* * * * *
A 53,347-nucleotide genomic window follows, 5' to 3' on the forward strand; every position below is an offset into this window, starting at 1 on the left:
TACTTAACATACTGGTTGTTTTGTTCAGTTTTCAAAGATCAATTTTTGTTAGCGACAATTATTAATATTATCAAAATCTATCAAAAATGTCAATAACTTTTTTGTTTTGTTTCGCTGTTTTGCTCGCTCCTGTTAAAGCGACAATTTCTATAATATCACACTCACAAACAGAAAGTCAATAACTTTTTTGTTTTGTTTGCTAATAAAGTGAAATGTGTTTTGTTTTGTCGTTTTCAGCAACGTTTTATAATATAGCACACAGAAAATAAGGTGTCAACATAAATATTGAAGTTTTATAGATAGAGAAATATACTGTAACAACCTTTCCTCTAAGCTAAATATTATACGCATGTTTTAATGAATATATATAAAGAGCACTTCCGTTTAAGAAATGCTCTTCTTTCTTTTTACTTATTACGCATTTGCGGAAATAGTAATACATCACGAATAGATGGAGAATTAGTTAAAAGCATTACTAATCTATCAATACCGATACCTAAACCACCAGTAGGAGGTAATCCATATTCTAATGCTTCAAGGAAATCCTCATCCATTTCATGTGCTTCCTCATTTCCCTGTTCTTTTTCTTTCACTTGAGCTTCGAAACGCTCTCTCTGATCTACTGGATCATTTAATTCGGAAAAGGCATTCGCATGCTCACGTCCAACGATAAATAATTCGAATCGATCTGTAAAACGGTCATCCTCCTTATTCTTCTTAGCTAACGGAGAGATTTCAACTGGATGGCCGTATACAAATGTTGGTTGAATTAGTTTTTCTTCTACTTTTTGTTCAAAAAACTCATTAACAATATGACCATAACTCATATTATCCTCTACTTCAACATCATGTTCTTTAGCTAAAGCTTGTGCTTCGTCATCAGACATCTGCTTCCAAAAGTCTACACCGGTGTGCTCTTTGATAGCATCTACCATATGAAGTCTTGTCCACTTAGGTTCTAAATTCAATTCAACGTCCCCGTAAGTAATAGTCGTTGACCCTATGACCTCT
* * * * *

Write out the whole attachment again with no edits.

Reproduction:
A 53,347-nucleotide genomic window follows, 5' to 3' on the forward strand; every position below is an offset into this window, starting at 1 on the left:
TACTTAACATACTGGTTGTTTTGTTCAGTTTTCAAAGATCAATTTTTGTTAGCGACAATTATTAATATTATCAAAATCTATCAAAAATGTCAATAACTTTTTTGTTTTGTTTCGCTGTTTTGCTCGCTCCTGTTAAAGCGACAATTTCTATAATATCACACTCACAAACAGAAAGTCAATAACTTTTTTGTTTTGTTTGCTAATAAAGTGAAATGTGTTTTGTTTTGTCGTTTTCAGCAACGTTTTATAATATAGCACACAGAAAATAAGGTGTCAACATAAATATTGAAGTTTTATAGATAGAGAAATATACTGTAACAACCTTTCCTCTAAGCTAAATATTATACGCATGTTTTAATGAATATATATAAAGAGCACTTCCGTTTAAGAAATGCTCTTCTTTCTTTTTACTTATTACGCATTTGCGGAAATAGTAATACATCACGAATAGATGGAGAATTAGTTAAAAGCATTACTAATCTATCAATACCGATACCTAAACCACCAGTAGGAGGTAATCCATATTCTAATGCTTCAAGGAAATCCTCATCCATTTCATGTGCTTCCTCATTTCCCTGTTCTTTTTCTTTCACTTGAGCTTCGAAACGCTCTCTCTGATCTACTGGATCATTTAATTCGGAAAAGGCATTCGCATGCTCACGTCCAACGATAAATAATTCGAATCGATCTGTAAAACGGTCATCCTCCTTATTCTTCTTAGCTAACGGAGAGATTTCAACTGGATGGCCGTATACAAATGTTGGTTGAATTAGTTTTTCTTCTACTTTTTGTTCAAAAAACTCATTAACAATATGACCATAACTCATATTATCCTCTACTTCAACATCATGTTCTTTAGCTAAAGCTTGTGCTTCGTCATCAGACATCTGCTTCCAAAAGTCTACACCGGTGTGCTCTTTGATAGCATCTACCATATGAAGTCTTGTCCACTTAGGTTCTAAATTCAATTCAACGTCCCCGTAAGTAATAGTCGTTGACCCTATGACCTCT